A charity trying to improve life for girls has launched an interactive advertisement designed to give males a brief taste of discrimination.
Plan UK has launched the ad in a display on a bus stop in London’s Oxford Street, the British capital’s busiest shopping district. The display, which will be in place for two weeks, includes a camera that attempts to detect the gender of the person standing immediately in front of the ad space.
If the person is detected as female, she is offered the chance to press a button and see a 40 second advert about the charity’s campaign. If the person is detected as male, he simple sees a message referring him to the charity’s website, along with statistics backing up the campaign, such as 75 million girls being forced to leave education early.
The stunt is designed to highlight what it calls discrimination against girls worldwide as a result of poverty and discrimination. It’s aim is to “help 4 million girls through education, vocational training and improved opportunities.” The charity says that despite the advertising technique, it wants males to contribute to the campaign as well.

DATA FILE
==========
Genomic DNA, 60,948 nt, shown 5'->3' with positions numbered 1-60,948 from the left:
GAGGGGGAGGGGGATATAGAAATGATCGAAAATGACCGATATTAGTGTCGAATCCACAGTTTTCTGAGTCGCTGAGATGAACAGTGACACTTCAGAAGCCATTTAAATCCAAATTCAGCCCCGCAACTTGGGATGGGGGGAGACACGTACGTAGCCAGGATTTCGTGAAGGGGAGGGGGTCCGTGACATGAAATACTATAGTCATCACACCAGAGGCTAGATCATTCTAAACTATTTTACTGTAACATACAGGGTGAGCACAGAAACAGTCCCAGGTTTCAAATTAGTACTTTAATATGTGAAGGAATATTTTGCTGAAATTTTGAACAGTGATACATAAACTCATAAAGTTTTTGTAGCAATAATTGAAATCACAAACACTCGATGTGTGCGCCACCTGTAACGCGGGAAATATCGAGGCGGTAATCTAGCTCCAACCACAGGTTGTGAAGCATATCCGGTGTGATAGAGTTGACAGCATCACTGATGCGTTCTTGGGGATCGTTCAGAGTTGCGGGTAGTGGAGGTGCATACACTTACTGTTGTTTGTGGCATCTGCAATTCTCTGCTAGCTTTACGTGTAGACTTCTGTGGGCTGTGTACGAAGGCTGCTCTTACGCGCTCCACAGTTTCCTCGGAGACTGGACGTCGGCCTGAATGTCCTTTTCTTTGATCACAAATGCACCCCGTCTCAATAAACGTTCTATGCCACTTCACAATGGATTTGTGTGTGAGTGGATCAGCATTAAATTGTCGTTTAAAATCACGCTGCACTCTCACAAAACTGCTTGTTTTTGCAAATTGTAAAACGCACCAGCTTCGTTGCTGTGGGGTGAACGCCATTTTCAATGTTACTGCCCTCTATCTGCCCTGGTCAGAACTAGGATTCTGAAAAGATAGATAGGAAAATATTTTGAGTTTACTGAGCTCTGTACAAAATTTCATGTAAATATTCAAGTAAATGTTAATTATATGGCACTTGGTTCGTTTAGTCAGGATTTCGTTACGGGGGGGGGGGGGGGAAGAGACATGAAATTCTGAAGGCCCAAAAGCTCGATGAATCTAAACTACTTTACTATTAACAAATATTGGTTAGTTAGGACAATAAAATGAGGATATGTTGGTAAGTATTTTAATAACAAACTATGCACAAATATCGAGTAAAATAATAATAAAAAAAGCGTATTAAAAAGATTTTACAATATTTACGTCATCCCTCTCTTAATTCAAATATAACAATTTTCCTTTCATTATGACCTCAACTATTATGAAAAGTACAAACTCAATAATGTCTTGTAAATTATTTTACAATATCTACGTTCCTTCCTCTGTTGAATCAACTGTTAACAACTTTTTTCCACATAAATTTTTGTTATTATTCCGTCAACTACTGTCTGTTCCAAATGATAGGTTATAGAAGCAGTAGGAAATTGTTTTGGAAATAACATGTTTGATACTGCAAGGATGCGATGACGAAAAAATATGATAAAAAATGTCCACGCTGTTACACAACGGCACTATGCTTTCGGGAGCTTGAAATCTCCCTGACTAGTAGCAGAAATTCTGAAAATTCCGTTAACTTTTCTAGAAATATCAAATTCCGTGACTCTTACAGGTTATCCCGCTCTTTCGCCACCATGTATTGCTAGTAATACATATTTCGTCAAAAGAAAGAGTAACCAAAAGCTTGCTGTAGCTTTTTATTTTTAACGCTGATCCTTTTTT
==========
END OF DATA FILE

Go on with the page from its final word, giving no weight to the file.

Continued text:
Although the total cost of installing and running the advertisement is £30,000 (approx US$50,000), the charity believes it will help it meet its target of raising £250,000 (approx $400,000) over the next four months.
The facial detection works by measuring a variety of features including the length of the jawline, the width of the nose, the distance between the eyes and the shape of cheekbones.
It’s said to guess gender correctly 90 percent of the time, which may be sufficient for use such as this (there haven’t been reports yet of users being outraged at being misidentified), but wouldn’t be close to accurate enough if there were genuine consequences from getting the gender wrong.